Royalty At Its Finest, Getting to know Lost Queens

Royalty At Its Finest, Getting to know Lost Queens

Meet young business owner Eboni M.

The greatest part about this year of 2016 is that the Black community has begun to join and ban together in the midst of all the chaos and injustice happening within the law system in America. Deterring the attention away from current world issues, one topic that has long been ignored is finally starting to come to light. Black owned businesses and why we should support them. One of the many solutions to Black people in America gaining not only human rights equality, but all around equality is to stop following this "American Dream" concept that has been put before since childhood. We must obtain, create, and control OUR OWN. In other words, in order to break the cycle its time for us to stop following this pre-packaged American Dream of working some type of 9-5 that you have no passion for and follow your dream. The human default is to automatically think that something like this unobtainable, its "too big" or "too much". but the truth is you can fulfill any desire that you are passionate about and are skilled in. Especially in this day and age.

After the Alton Sterling shooting, the Black Community came together so strong all over this country, not just outwardly but on social media as well remember the internet is powerful. I'm always making new connects on Twitter and I see so many of the young black youth (the cool kids are like what I like to call them) thriving within these small and sometimes even big businesses that they have created for themselves. They start small and it grows into something bigger more and more every day. It is truly inspiring to see and it's also a reminder that you can do it too. It just takes some perseverance and hard work. Thinking about the potential of the power of Black owned Businesses inspired me to interview one of my fav business owners, Eboni Merriman, founder of Lost Queens.

I've been obsessed with Lost Queens ever since I discovered them through seeing my friend "DazziDazz" (who I interviewed a few weeks ago) model some their pieces. I saw the diversity of the models, the set up, and I thought it was amazing. When I saw Lost Queen's "Formation" inspired photo shoot I fell deeper in love! Ever since I've been keeping up with LQ and many other black business as a supporter and witness that establishing your wildest dream is obtainable.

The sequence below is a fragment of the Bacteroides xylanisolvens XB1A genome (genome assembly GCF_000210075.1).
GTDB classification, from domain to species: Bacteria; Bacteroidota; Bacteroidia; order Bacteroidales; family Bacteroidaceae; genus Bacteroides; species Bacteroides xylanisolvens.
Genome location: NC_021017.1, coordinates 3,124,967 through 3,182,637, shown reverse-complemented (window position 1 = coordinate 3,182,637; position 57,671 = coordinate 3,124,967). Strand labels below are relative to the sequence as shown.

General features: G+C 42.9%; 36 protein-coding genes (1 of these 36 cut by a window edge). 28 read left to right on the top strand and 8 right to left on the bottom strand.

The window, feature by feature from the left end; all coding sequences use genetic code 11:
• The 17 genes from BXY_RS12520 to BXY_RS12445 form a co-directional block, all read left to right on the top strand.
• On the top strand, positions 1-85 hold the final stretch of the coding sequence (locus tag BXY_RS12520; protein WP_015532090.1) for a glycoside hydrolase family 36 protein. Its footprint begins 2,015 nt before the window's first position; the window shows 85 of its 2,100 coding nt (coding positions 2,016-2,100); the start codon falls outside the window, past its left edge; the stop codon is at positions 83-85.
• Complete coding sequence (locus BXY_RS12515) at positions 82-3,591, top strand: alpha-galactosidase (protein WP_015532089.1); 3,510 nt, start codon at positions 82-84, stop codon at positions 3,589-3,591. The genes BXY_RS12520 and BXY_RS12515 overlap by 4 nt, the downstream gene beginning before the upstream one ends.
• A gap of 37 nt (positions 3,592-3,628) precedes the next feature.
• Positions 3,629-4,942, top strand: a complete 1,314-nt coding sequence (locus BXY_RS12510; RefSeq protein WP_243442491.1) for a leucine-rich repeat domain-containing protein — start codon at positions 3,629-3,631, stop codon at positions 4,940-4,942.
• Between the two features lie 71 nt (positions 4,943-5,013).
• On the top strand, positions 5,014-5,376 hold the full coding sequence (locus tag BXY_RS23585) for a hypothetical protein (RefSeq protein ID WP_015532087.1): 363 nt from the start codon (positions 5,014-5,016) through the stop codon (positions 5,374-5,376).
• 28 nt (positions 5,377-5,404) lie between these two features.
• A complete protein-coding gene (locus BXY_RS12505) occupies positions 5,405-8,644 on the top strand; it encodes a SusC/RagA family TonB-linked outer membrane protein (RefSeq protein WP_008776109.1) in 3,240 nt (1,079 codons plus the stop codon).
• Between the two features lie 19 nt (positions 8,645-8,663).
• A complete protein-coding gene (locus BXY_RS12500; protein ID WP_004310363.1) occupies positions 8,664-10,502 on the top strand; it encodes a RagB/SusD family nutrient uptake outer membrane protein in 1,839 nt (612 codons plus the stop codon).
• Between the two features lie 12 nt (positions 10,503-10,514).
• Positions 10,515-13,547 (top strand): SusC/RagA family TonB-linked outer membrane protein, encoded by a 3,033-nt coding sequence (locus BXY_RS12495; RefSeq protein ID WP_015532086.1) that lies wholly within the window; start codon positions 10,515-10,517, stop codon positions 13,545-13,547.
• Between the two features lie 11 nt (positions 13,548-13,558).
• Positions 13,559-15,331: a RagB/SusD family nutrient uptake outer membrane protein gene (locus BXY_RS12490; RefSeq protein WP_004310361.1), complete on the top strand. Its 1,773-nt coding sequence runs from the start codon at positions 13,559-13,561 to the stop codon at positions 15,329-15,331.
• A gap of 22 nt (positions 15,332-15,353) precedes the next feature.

Eboni is 24-years-old originally from New York City, but currently resides in Richmond, VA. We had a little email chat over the weekend just so I could look in the genius of just what Lost Queens is.

So, when was LQ (Lost Queens) first founded?

"AUGUST 2014"

Where did your Inspiration to start Lost Queens come from?

"I wanted to celebrate black womanhood in all of its fullness and the Pharrell "Lost Queen" song kept looping in my head. I've always loved jewelry so it was just natural to go this way."

So I wanna know about this process its' so interesting! You come up with all of the designs yourself?

"I either work with an individual vendor to come up with Lost Queens exclusives or I choose from a few specific vendor's selections based on what I like."

How is the jewelry made? Is it all made by hand? Do you/will you ever use a manufacturer to produce your work?

"We use a few vendors in LA, NYC, Turkey, India & China currently. We had thigh chains and faux septum clips made by hand in previous collections and we hopefully want to expand to Ghana soon."

How long does it typically take to make a piece?

"We're able to get most of our shipments in on a weekly basis; if something is limited edition and that vendor only made a certain amount, I make sure to note that on it's listing."

Do you have a team of people that help you?

"Currently, I have a creative director that I work with. She's helping me clean up the site, streamline the processes, pull some interns together, and take us to another level. I had an assistant for a few months and I made all of my friends help me in the beginning, but I do almost all of the day to day operations solo."